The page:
For all intents and purposes, the immediate future of Disney-developed video games is Disney Infinity.
While other non-Disney Infinity console video games based on Disney or Pixar or LucasArts of Marvel properties will be developed, few of them will be made at the House of Mouse. Instead, what internal studios remain at Disney Interactive — barring social and mobile developers — will concentrate their efforts on the upcoming launch of Disney Infinity, a title being positioned as more of a platform for video games than a single game, said John Vignocchi, executive producer on Disney Infinity.
When the title launches in August, it will be one part video game, one part creation tool, and one part trojan horse. Already Disney developers are looking at Disney's massive, eclectic library to see what makes sense to turn into a "playset" for the game. Playsets are to Disney Infinity what video games are to the Xbox 360, PS3 or Wii, sort of. While you'll still need a console on which to play these playsets, Disney Infinity hosts them. And each serves as expansive products that include not just a robust, 8-hour-or-so campaign, but also additional tools for the Toy Box — the user-created worlds of Disney Infinity — and of course, new plastic toys.
The decision to create a new playset for Disney Infinity isn't simply a marketing move. In fact, Vignocchi said, the team is carefully avoiding that approach. One sure sign that may be true is news that Planes, Pixar's upcoming movie spin-off of Cars, is getting a video game, but not a Disney Infinity playset. Planes will be developed by Behaviour Interactive as a standalone game for the Wii, Wii U, DS and 3DS.
Vignocchi said the decision to create a new playset is based more on what mechanics an IP can bring to the platform and less on what characters or story it adds. So The Incredibles, for instance, brings with it melee combat, while Pirates of the Caribbean adds swordplay and ship-to-ship combat.
While Disney Infinity undergoes intense focus testing and tweaks, not everything about how the game will operate has been decided. What purpose those toys will serve in the game, for instance, isn't completely nailed down yet.
The plastic toys are used to import a character into a game. The process, like Skylanders, seems almost magical but uses a bit of RFID technology.
The characters and the playsets are all activated by plopping a player piece onto the game's USB-connected sensor base. Currently, those plastic pieces serve as simple keys. The content, the levels, the characters, the playsets, are all already on the disc.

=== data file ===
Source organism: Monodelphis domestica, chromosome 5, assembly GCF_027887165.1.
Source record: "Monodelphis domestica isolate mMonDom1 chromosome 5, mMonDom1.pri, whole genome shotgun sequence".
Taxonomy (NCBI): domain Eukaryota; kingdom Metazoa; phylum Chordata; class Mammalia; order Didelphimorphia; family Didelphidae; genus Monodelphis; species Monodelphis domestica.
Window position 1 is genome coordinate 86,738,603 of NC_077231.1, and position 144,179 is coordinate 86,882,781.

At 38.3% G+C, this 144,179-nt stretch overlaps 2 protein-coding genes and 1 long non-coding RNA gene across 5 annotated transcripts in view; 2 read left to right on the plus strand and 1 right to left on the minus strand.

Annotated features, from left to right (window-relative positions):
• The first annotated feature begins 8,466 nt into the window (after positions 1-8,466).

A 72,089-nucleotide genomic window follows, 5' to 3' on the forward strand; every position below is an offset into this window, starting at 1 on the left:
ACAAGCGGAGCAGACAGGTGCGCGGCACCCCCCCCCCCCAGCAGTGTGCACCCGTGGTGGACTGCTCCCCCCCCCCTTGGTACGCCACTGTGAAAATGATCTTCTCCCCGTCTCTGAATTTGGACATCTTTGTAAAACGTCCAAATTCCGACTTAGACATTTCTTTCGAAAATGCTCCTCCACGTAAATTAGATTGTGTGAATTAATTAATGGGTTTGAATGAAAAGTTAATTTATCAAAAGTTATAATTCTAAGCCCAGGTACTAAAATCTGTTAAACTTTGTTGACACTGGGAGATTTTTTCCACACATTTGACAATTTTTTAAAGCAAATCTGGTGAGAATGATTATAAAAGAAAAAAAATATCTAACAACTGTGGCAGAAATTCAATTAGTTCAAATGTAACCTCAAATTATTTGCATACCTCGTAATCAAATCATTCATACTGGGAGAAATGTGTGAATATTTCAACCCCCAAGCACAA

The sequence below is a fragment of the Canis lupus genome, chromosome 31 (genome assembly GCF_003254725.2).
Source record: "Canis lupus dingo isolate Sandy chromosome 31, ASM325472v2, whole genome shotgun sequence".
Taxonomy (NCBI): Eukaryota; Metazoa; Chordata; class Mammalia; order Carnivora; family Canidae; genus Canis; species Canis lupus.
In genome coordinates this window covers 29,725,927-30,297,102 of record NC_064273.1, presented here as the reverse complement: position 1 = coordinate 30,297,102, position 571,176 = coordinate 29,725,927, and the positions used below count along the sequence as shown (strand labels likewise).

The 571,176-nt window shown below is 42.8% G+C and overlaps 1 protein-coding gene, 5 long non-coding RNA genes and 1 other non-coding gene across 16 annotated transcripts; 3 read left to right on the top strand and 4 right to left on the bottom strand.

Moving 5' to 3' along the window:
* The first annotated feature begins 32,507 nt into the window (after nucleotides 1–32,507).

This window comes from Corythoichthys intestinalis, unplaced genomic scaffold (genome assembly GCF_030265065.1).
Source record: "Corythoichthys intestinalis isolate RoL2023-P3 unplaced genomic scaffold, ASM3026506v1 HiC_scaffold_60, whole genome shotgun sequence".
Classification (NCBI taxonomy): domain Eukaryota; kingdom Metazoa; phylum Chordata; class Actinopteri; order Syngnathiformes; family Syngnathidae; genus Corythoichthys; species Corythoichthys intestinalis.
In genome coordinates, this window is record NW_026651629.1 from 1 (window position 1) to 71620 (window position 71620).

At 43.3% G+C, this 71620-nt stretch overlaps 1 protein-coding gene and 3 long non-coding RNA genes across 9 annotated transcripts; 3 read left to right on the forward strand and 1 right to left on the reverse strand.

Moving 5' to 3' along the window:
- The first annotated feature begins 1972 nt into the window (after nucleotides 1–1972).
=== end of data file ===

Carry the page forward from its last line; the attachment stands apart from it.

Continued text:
But in the future that won't be possible. The current plan is to have players download new playset content as DLC, using the toy as a way to launch the content. The team is also looking at whether storing the DLC on the chip is possible. Another, more controversial discussion going on right now is how the character's attributes and level is stored.
The toys save that info, tracking player progress like the current level of your character, in the chip embedded in the toy. What the team hasn't yet decided is whether they want to back that data up on the console or as a cloud save or simply leave it on the toy.
Not backing up the save would, the thinking goes, ultimately make the toy feel more important and tied to the experience. But it would also mean that if you lost a toy, you'd lose all of that time spent leveling up your character.
Right now, Vignocchi said, the team is split pretty evenly on which way to go.
Those toys have another value as well, they provide the fiction that makes mashing together Disney properties, traditional something the company doesn't like to do, OK.
"The conceit for Infinity is that these aren't the characters themselves, rather toy versions of the characters," he said. "That was the thing we would come back and say. 'After all, at the end of the day, these are the toy versions of the characters and who are we to tell kids that's the wrong way to play with their toys.'"
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